May 13, 2014
In films or literature, a McGuffin is a plot device that motivates some action by the main characters but has no bearing on the story. For example, in Psycho, after Janet Leigh dies early on in the famous shower scene, the other characters are pursuing the money she stole. However, the money has nothing to do with the action of the film, concerning Anthony Perkins’ lunatic character Norman Bates. A McGuffin is an irrelevant device to move a story along, usually a mystery.
With that in mind, I was watching an old episode of McMillan and Wife, titled Night Train to L.A., starring Rock Hudson and Susan St. James. In this episode, a policeman was under suspicion of murder. The episode took place on a train and I, being a savvy viewer, immediately suspected a twist coming up when I noticed that one of the minor background characters, a porter, was almost the spitting image of the suspect. I said “Aha! The murder was a setup! The porter wore the suspect’s clothes and shot the victim, them switched back to his uniform.” However, that never happened. The suspect was cleared less than halfway through the show and faded into the general mass of supporting players, and the minor background character remained a minor background character, having only a short comedy sequence with Nancy Walker later in the show.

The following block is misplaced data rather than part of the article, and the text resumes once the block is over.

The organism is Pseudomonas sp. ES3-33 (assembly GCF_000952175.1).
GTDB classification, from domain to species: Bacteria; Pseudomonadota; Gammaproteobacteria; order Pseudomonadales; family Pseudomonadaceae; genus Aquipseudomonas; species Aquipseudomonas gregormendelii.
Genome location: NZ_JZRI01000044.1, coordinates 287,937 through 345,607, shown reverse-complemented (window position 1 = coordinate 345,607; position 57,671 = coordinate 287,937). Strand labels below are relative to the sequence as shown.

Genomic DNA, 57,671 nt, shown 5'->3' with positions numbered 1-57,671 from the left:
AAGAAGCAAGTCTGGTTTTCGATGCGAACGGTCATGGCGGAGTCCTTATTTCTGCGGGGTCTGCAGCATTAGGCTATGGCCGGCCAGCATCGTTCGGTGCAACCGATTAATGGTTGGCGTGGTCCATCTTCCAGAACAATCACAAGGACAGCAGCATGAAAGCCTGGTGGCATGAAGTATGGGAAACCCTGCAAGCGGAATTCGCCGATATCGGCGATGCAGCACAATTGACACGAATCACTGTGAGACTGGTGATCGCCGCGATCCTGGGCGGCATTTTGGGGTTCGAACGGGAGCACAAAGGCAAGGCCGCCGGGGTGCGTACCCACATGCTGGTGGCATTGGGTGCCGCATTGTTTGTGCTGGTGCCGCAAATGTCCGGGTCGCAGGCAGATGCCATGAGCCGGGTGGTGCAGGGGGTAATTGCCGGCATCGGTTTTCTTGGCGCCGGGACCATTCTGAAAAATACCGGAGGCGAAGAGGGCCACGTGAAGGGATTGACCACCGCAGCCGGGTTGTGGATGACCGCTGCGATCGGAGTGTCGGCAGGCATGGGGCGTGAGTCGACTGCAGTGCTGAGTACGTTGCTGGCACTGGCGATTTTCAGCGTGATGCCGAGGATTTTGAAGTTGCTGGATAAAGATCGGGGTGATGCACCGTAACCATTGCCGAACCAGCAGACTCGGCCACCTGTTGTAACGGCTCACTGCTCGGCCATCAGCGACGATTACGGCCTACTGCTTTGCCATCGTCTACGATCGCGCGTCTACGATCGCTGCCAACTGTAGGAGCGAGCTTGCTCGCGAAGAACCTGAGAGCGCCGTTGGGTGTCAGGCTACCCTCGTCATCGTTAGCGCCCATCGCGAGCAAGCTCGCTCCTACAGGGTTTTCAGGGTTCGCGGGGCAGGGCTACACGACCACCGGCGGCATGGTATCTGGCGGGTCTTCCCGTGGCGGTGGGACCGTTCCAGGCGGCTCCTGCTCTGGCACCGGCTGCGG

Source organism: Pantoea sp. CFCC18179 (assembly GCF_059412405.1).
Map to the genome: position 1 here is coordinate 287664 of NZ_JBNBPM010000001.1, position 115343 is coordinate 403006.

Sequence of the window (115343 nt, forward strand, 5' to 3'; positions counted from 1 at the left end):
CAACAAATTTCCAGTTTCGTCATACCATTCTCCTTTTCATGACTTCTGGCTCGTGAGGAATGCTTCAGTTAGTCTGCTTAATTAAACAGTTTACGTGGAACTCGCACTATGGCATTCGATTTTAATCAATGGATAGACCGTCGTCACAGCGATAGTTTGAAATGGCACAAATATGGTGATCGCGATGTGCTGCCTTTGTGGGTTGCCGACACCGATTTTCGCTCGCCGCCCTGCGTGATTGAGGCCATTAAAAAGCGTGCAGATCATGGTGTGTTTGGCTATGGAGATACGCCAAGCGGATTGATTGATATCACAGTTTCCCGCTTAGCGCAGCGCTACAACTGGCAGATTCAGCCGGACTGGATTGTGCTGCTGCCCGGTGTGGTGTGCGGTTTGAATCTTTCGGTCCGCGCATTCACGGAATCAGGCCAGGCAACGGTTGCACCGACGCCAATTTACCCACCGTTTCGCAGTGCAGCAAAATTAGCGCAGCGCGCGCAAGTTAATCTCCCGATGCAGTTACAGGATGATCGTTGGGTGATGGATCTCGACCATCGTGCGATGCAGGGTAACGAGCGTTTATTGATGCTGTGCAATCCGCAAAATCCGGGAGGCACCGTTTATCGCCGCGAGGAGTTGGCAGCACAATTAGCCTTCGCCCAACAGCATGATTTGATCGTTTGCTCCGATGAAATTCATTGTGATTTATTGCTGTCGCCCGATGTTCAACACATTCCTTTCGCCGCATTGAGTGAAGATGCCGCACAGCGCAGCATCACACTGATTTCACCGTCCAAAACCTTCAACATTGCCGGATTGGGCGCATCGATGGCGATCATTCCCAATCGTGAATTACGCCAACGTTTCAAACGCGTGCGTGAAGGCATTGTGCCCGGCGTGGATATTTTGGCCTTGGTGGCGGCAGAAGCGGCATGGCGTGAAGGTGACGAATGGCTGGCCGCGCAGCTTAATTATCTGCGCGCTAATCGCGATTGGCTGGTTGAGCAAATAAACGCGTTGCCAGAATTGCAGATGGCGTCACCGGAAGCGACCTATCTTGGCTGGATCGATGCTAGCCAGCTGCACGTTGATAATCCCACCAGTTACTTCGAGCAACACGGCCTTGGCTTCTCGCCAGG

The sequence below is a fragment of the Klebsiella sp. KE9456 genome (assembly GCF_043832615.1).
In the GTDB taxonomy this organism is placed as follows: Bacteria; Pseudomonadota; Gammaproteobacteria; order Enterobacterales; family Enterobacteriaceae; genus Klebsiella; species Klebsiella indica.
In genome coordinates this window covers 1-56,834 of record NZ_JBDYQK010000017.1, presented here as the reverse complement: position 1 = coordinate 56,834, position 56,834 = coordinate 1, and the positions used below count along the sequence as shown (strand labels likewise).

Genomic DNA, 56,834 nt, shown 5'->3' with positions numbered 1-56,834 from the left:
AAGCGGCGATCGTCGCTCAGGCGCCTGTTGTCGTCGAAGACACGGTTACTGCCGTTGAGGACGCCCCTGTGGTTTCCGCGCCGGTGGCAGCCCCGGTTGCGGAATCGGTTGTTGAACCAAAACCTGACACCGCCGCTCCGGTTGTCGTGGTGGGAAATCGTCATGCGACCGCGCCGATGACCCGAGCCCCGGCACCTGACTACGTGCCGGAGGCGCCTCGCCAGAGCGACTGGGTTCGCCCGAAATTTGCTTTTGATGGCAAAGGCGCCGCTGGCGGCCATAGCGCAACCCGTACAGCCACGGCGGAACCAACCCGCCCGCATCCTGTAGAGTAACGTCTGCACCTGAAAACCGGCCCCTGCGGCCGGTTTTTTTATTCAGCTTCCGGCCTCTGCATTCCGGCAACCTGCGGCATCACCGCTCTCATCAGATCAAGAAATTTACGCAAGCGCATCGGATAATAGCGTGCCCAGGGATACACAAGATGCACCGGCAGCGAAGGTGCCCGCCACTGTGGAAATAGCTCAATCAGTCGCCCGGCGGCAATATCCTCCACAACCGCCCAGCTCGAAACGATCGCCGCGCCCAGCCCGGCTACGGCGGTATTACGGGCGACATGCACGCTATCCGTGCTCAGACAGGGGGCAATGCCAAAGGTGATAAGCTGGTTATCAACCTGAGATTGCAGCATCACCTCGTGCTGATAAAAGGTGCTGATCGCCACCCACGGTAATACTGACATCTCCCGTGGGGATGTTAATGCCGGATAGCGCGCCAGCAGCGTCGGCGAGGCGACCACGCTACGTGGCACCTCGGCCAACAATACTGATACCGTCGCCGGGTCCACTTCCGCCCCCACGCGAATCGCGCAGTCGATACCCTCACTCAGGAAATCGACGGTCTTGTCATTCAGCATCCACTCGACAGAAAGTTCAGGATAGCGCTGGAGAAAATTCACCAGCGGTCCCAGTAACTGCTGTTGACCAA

Look how much alike these two are. Large forehead and similar receding hairline. Similar mustaches. Same general shape of the head. Even the glasses are the same! They may not be twins, but close enough for some confusion. Why not only cast two actors who look so much alike, but then have them stand next to each other in the foreground a group shot, with the unimportant minor character dead center? McMillan and Wife was not sophisticated enough to try to fool the viewers that way, and never in the show was their similarity remarked on when it could have been an interesting plot point to explore.
I was sure the lookalike porter was a McGuffin, to make me suspect a switch while the real killer remained a mystery, but that didn’t happen. McMillan and Wife is entertaining, if not particularly intelligent television, but I have to think that the producers of that show would notice something that is as plain as the noses on these guys nearly-twin faces.